July 1997
Volume 38, Issue 8
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Articles  |   July 1997
Nonsulfhydryl-reactive phenoxyacetic acids increase aqueous humor outflow facility.
Author Affiliations
  • D L Epstein
    Department of Ophthalmology, Duke University Medical Center, Duke University Eye Center, Durham, North Carolina 27710, USA.
  • B C Roberts
    Department of Ophthalmology, Duke University Medical Center, Duke University Eye Center, Durham, North Carolina 27710, USA.
  • L L Skinner
    Department of Ophthalmology, Duke University Medical Center, Duke University Eye Center, Durham, North Carolina 27710, USA.
Investigative Ophthalmology & Visual Science July 1997, Vol.38, 1526-1534. doi:
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      D L Epstein, B C Roberts, L L Skinner; Nonsulfhydryl-reactive phenoxyacetic acids increase aqueous humor outflow facility.. Invest. Ophthalmol. Vis. Sci. 1997;38(8):1526-1534.

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Abstract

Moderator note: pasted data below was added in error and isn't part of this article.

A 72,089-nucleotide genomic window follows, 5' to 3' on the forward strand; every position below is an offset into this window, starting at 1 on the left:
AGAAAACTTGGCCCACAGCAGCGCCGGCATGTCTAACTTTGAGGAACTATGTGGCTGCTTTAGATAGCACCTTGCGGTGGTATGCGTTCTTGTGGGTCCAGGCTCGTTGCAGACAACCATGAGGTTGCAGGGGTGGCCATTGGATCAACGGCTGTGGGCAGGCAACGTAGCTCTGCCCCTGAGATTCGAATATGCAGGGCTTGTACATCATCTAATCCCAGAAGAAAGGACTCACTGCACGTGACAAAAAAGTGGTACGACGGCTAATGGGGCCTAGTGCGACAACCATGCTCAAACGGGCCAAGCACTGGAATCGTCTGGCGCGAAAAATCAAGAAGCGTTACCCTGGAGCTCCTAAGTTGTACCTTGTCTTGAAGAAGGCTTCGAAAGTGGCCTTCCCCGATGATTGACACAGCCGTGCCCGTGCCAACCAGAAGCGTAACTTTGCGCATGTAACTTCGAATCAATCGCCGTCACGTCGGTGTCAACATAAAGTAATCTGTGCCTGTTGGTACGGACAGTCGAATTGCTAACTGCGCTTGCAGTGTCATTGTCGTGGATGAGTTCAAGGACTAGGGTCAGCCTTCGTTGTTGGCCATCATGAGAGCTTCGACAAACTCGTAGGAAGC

PURPOSE: The phenoxyacetic acid, ethacrynic acid (ECA), has potential use in glaucoma therapy because it acts to increase aqueous outflow in vivo and in vitro. In human trabecular meshwork (HTM) cell culture, ECA acts to change cell shape and attachment, effects that have been correlated with microtubule (MT) alterations and chemical sulfhydryl (SH) reactivity. To further explore these actions, we evaluated two non-SH reactive phenoxyacetic acids, inadcrinone and ticrynafen, and the MT-disrupting drug vinblastine. METHODS: Excised bovine and porcine eyes were perfused and outflow facility measured. Calf pulmonary artery endothelial and HTM cells were grown in culture and cytoskeletal effects evaluated after drug treatment. RESULTS: Indacrinone, ticrynafen, and vinblastine all caused an increase in outflow facility. In contrast with ECA, the outflow effects of indacrinone and ticrynafen were not blocked by excess cysteine. Although indacrinone and ticrynafen produced changes in cell shape in vitro, the beta-tubulin staining pattern of treated cells was not altered. Vinblastine caused cell shape change and the expected MT disruption. CONCLUSIONS: Phenoxyacetic acids can increase aqueous outflow facility and alter HTM cell shape and attachment in vitro by a non-SH, non-MT mechanism (which is probably shared also by ECA). These findings suggest the possibility of a broader class of glaucoma drugs that may be directed at the HTM. An understanding of the cellular target for these drugs has implications both for potential glaucoma therapy and for the cytoskeletal mechanisms involved in normal outflow function.

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